Though Pew headlined its report “Muslim Americans: Middle Class and Mostly Mainstream,” Couric picked up on the AP's spin (“Some US Muslims say suicide attacks OK” on Yahoo; CBSNews.com: “Poll: 26% Of Young U.S. Muslims OK Bombs”), as she reported: “One in four American Muslims under the age of 30 believe suicide bombings are acceptable in at least some cases if they're defending their religion. And only 40 percent of all American Muslims said they believe Arab men carried out the September 11th attacks.”
Over the weekend Chris Matthews asked the panel on his syndicated program to answer Hillary Clinton's call to help find an official song for her campaign and while Matthews and most of the media panel suggested songs that stressed Hillary's perceived positives, NBC's Andrea Mitchell topped them all when she offered Helen Reddy's 70s' feminist anthem: "How about 'I Am Woman, Hear Me Roar?'"
When New York Times columnist David Brooks, the one resident conservative on the panel, suggested a not so celebratory song title, Hall&Oates 80's hit, "Maneater," Mitchell cringed, letting out a painful: "Oooh!"
The following exchange occurred on the May 20th edition of the syndicated The Chris Matthews Show:
You don't believe me?! I thought you wouldn't. See screencaps below the fold. By comparison, the late Jerry Falwell, whose funeral was today, came in at only #10.
Keep in mind the trend doesn't mean Phillips is the hottest search on the Web, just the "fastest-rising." According to Google:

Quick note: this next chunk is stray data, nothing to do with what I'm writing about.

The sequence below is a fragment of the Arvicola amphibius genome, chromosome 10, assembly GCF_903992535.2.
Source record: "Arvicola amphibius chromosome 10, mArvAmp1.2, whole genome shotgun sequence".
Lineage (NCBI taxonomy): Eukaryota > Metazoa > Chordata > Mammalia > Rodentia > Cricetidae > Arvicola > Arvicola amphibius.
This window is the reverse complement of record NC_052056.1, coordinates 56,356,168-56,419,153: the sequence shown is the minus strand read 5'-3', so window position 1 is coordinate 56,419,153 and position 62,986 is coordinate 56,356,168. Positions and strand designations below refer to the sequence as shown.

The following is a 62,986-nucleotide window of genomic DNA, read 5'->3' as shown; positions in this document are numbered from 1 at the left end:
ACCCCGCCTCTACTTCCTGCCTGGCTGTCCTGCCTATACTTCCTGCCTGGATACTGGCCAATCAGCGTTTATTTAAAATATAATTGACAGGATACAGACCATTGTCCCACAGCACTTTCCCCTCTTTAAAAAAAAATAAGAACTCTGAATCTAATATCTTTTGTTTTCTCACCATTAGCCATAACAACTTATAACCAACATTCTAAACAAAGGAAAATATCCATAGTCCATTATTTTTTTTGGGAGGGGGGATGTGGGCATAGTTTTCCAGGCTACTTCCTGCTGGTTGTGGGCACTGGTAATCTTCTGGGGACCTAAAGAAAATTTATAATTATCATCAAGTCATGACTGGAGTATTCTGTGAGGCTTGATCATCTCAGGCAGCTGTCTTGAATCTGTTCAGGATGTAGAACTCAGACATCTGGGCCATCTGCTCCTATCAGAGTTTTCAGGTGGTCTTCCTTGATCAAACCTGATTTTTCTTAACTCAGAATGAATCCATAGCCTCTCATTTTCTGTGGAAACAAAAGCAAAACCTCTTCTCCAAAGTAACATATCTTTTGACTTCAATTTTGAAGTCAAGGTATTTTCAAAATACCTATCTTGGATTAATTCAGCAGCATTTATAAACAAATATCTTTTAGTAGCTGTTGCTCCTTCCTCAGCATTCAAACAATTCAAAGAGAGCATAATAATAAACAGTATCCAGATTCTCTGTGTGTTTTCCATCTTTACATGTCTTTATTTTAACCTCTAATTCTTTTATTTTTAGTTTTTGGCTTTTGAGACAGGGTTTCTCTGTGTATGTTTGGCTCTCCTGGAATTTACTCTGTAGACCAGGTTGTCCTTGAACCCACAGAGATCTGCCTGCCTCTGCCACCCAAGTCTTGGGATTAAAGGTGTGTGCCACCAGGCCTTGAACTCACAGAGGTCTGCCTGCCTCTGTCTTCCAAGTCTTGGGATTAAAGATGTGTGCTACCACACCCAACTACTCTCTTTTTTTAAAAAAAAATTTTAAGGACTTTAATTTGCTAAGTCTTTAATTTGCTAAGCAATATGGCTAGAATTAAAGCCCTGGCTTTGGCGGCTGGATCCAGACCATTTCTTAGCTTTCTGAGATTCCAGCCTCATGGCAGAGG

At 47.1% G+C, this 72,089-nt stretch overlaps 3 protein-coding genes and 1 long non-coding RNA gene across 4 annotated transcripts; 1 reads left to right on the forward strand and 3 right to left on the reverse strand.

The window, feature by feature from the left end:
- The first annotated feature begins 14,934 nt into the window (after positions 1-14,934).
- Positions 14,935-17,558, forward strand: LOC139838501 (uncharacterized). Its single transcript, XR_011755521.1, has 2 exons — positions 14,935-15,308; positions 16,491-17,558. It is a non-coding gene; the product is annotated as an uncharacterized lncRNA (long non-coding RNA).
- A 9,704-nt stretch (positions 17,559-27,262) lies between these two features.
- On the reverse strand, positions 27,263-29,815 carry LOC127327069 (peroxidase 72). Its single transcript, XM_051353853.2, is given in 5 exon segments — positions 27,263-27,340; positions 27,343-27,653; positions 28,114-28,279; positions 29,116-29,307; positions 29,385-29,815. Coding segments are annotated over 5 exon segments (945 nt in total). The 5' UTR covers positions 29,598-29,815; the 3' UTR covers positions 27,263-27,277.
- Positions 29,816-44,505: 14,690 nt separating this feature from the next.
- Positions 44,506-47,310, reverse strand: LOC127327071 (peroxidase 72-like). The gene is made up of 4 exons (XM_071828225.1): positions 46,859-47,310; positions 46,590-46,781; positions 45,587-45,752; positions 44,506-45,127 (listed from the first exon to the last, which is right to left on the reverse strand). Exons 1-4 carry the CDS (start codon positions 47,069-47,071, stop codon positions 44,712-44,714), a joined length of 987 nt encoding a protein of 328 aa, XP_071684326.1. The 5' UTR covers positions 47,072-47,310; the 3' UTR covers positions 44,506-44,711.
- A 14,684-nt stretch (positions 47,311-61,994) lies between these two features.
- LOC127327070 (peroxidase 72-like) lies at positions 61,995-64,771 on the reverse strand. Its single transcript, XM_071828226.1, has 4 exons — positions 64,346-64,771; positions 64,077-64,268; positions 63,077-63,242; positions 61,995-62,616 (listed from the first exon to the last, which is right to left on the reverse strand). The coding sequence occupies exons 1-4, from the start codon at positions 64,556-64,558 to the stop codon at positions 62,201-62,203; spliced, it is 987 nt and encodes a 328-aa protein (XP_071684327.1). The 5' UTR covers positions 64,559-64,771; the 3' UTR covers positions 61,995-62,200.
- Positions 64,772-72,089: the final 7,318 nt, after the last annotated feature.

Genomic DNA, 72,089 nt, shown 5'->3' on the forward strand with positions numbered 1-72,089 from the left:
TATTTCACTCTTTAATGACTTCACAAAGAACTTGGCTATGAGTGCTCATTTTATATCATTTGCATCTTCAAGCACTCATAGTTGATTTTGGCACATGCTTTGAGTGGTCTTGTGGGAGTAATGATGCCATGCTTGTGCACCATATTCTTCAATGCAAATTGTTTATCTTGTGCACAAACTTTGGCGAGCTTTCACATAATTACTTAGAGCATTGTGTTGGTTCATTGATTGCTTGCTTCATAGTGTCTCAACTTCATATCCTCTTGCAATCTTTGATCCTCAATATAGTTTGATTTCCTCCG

With Hot Trends, you can see a snapshot of what's on the public's
collective mind by viewing the fastest-rising searches for different
points of time. You can see a list of the current top 100 fastest
rising search queries in the U.S.
"Gay bishop snubbed by Anglican conference" reads the headline for the May 22 Reuters article by Luke Baker. But take a look at the lede and second graf and you'll see there are two bishops to be excluded from the gathering of Anglican prelates:
LONDON (Reuters) - The Archbishop of Canterbury, spiritual head of 77
million Anglicans worldwide, has not invited two wayward bishops to a
major conference next year, a move likely to stir controversy in the
deeply divided communion.
Archbishop Rowan Williams has sent
invitations to more than 800 Anglican bishops asking them to attend the
Lambeth Conference in July and August 2008, but has not invited two
American bishops, Gene Robinson and Martyn Minns.
Last night the rhetorical attack on Avandia was fierce.
"We're starting with a story that affects hundreds of thousands of Americans because a new study out today says a drug they take increases their chances of having a heart attack and dying," warned CBS "Evening News" anchor Katie Couric.
For the past five years, CBS’s “60 Minutes” has been a safe haven for any Republican to voice his or her displeasure with the Bush administration. In fact, the program has been a walking billboard for such sentiments.
With that in mind, given former Sen. Bob Kerrey’s rather eye-opening op-ed in today’s Wall Street Journal (h/t Allah at Hot Air), it seems safe to assume the outspoken Democrat will be on an upcoming installment of “60 Minutes” to share his disagreements with the foreign policy positions of many members of his Party.
I for one am looking forward to seeing the look on the face of whichever “60 Minutes” host gets the assignment when Kerrey says the following (emphasis added throughout):